What is Teleocene?

Some time in the 2010s I became interested in deep history (and deep time), a past which preceded humanity and history as I had studied until then, a time when living organisms barely existed and geology ruled the planet. This interest occurred when many of my colleagues were becoming interested in GIS technology to enhance their works on Ottoman history, and when we were experiencing something I would call a spatial turn. A general rethinking of the past from the perspective of space and geography was taking place.

My contribution to the field of Ottoman history within this context was an essay published 2017 which examined the Ottoman sailors and their perceptions of the geography of the Ottoman Aegean, the islands in particular as found in a 15th century manuscript. 

Meanwhile, the wider scholarship grew more concerned with the global warming, and eventually the term "anthropocene" was introduced to our vocabulary. Along with this new term, there also emerged a debate, and suggestions about disaster economies and economy's role in the global warming (capitolocene) and psychological consequences of the global warming (traumacene). The new terminology tried to capture the human causes of climate change and its consequences, and clearly represented a paradigm shift. I believe this debate enabled us to rethink the depth of our influence on our planet's nature, and how we have altered the formation of the good old rocks.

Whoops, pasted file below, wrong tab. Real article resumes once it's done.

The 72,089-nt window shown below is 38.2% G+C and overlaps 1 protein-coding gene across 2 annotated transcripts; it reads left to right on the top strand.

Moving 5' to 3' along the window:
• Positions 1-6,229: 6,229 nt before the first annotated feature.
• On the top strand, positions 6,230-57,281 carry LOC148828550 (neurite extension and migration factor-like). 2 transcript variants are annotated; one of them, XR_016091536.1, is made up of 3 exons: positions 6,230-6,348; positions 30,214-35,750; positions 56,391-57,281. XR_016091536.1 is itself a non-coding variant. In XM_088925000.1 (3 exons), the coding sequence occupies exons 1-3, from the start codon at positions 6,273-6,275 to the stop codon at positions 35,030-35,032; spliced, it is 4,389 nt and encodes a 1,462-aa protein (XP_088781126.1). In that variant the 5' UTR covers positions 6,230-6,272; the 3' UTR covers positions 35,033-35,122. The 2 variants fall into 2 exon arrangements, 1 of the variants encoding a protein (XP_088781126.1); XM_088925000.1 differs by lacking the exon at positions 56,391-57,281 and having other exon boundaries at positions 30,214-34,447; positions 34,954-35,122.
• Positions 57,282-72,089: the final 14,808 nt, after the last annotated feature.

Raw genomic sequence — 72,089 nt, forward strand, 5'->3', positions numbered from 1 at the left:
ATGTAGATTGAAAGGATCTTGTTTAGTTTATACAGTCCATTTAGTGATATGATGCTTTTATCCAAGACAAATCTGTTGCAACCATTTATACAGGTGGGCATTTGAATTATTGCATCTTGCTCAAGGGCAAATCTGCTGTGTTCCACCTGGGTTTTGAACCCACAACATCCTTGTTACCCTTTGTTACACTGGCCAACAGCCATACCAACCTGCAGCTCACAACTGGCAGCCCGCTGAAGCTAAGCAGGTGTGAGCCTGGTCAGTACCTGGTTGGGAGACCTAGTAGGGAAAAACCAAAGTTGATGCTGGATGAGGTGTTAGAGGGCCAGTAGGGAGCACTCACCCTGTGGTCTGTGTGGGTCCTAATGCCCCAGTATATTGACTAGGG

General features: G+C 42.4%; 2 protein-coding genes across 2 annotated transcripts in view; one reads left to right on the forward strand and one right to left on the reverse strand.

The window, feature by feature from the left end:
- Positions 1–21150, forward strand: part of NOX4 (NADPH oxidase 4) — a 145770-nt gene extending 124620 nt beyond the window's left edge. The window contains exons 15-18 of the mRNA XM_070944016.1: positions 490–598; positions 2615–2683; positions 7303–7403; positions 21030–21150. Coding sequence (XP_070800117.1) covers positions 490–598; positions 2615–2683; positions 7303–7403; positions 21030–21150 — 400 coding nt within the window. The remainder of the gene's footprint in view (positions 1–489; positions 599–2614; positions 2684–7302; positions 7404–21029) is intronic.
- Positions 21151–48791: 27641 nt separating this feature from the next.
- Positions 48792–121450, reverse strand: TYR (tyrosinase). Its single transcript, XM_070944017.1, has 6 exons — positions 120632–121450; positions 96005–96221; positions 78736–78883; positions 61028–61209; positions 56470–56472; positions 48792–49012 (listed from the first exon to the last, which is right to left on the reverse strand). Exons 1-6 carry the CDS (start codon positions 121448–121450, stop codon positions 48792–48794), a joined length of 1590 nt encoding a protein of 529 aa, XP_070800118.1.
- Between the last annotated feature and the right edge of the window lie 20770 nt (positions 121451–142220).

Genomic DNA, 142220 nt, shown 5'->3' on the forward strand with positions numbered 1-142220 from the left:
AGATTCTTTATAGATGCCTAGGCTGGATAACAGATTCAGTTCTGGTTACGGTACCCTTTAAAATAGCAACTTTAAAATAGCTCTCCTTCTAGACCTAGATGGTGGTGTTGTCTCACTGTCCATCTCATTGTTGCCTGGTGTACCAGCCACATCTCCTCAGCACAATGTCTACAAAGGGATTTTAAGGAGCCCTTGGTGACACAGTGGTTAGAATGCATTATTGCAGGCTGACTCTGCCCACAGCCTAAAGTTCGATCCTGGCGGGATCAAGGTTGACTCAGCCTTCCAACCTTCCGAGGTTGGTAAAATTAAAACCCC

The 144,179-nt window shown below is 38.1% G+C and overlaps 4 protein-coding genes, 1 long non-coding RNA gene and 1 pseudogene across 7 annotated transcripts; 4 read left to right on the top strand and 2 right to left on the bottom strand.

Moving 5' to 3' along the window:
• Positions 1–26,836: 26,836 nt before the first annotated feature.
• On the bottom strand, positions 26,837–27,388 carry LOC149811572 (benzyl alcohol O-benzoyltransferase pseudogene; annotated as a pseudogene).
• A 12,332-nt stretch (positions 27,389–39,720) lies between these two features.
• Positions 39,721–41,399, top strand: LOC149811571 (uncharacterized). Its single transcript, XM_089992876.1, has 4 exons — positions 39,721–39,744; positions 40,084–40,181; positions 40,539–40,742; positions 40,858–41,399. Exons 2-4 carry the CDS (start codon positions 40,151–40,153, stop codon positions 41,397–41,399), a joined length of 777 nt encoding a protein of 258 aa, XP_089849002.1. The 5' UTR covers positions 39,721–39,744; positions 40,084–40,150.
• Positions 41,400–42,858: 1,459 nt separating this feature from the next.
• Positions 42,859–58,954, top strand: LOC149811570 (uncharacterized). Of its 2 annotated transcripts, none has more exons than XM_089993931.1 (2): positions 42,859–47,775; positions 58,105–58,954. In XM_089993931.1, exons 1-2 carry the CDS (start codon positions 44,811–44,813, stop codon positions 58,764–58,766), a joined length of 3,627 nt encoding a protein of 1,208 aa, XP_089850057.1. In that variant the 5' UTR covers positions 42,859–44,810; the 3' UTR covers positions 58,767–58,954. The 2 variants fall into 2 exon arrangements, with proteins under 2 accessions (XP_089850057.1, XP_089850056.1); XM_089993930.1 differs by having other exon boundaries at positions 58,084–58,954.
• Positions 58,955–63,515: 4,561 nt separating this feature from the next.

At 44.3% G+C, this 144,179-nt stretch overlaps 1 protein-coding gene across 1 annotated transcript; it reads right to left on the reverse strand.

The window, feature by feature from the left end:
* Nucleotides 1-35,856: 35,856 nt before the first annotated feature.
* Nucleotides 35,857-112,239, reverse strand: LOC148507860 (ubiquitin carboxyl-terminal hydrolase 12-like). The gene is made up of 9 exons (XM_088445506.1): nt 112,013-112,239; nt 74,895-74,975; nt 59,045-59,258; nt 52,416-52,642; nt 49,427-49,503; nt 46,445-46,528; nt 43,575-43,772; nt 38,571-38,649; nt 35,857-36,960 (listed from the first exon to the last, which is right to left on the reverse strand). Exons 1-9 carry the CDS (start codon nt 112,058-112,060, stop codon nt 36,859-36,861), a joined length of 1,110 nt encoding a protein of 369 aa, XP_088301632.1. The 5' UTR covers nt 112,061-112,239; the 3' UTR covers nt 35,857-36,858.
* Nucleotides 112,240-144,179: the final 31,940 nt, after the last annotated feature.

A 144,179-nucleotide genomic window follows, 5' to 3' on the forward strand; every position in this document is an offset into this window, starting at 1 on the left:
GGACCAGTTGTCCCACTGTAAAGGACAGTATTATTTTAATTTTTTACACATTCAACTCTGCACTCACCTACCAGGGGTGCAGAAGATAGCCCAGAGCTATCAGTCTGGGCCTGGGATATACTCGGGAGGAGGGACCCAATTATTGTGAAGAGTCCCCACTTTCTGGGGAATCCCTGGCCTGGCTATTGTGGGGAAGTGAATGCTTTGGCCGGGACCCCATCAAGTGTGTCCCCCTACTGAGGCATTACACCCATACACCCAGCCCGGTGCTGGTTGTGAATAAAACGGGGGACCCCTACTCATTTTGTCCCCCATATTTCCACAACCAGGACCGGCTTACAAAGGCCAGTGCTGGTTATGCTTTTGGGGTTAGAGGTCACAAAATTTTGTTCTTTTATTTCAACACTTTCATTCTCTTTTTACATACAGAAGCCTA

However, in the discussions of the terminology surrounding anthropocene, I saw something was missing. The emerging human awareness of the geology and geological change was directly influencing our aesthetic choices and it was also influenced by these choices. We were often silent about the transformation of our aesthetics in terms of its relationship to climate change, and we were quiet about the how the climate change was reshaping our aesthetic choices. In other words, I felt that a dialectical component was being ignored. To emphasize this, I invented the term teleocene.

 

Teleocene was first invented to help myself understand what I was trying to say, what I was seeing in a fast transforming geological era from an ontological perspective,. I don't say philosophical here because I am an artist; my work may refer to philosophy, but it is not meant to philosophize in a scholarly fashion. As such, teleocene referred to the general human resolution, helplessness and inertia as we faced near or permanent human extinction. It meant that we started to live in an almost hypnotic state, staring at the nature and the horizon while the earth as we knew was fast slipping through our fingers.

In the state of teleocene, we accept our so called faith, instead of fighting (faithing) ourselves for a better future. In teleocene, we believe in forces that are beyond our control and let them dictate our future even though we know that it was us who built that future.

©2019 Studio Teleocene by Murat Cem Mengüç